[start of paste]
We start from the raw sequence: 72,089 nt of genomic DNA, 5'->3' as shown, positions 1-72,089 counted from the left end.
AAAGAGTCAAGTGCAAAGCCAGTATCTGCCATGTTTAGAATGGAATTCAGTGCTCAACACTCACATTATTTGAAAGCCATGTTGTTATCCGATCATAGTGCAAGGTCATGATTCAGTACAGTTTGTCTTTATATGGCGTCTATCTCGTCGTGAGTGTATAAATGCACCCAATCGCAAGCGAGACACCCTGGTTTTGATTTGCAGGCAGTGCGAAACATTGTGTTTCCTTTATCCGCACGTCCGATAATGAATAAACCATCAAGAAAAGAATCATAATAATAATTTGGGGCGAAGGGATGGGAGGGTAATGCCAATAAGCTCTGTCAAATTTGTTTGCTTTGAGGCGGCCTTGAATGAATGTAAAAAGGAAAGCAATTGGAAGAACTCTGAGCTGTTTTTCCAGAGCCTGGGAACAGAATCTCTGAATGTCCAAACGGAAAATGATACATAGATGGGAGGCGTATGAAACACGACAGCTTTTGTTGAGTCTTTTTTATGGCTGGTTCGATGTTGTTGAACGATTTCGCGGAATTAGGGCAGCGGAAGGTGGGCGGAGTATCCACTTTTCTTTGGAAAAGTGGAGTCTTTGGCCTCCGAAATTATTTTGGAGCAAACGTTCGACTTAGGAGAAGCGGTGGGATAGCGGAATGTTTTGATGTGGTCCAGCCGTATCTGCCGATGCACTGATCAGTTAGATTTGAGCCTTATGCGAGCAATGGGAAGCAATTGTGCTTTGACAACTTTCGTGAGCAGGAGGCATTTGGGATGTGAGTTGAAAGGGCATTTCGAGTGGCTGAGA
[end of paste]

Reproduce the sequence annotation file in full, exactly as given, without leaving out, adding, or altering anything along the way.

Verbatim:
We start from the raw sequence: 72,089 nt of genomic DNA, 5'->3' as shown, positions 1-72,089 counted from the left end.
AAAGAGTCAAGTGCAAAGCCAGTATCTGCCATGTTTAGAATGGAATTCAGTGCTCAACACTCACATTATTTGAAAGCCATGTTGTTATCCGATCATAGTGCAAGGTCATGATTCAGTACAGTTTGTCTTTATATGGCGTCTATCTCGTCGTGAGTGTATAAATGCACCCAATCGCAAGCGAGACACCCTGGTTTTGATTTGCAGGCAGTGCGAAACATTGTGTTTCCTTTATCCGCACGTCCGATAATGAATAAACCATCAAGAAAAGAATCATAATAATAATTTGGGGCGAAGGGATGGGAGGGTAATGCCAATAAGCTCTGTCAAATTTGTTTGCTTTGAGGCGGCCTTGAATGAATGTAAAAAGGAAAGCAATTGGAAGAACTCTGAGCTGTTTTTCCAGAGCCTGGGAACAGAATCTCTGAATGTCCAAACGGAAAATGATACATAGATGGGAGGCGTATGAAACACGACAGCTTTTGTTGAGTCTTTTTTATGGCTGGTTCGATGTTGTTGAACGATTTCGCGGAATTAGGGCAGCGGAAGGTGGGCGGAGTATCCACTTTTCTTTGGAAAAGTGGAGTCTTTGGCCTCCGAAATTATTTTGGAGCAAACGTTCGACTTAGGAGAAGCGGTGGGATAGCGGAATGTTTTGATGTGGTCCAGCCGTATCTGCCGATGCACTGATCAGTTAGATTTGAGCCTTATGCGAGCAATGGGAAGCAATTGTGCTTTGACAACTTTCGTGAGCAGGAGGCATTTGGGATGTGAGTTGAAAGGGCATTTCGAGTGGCTGAGA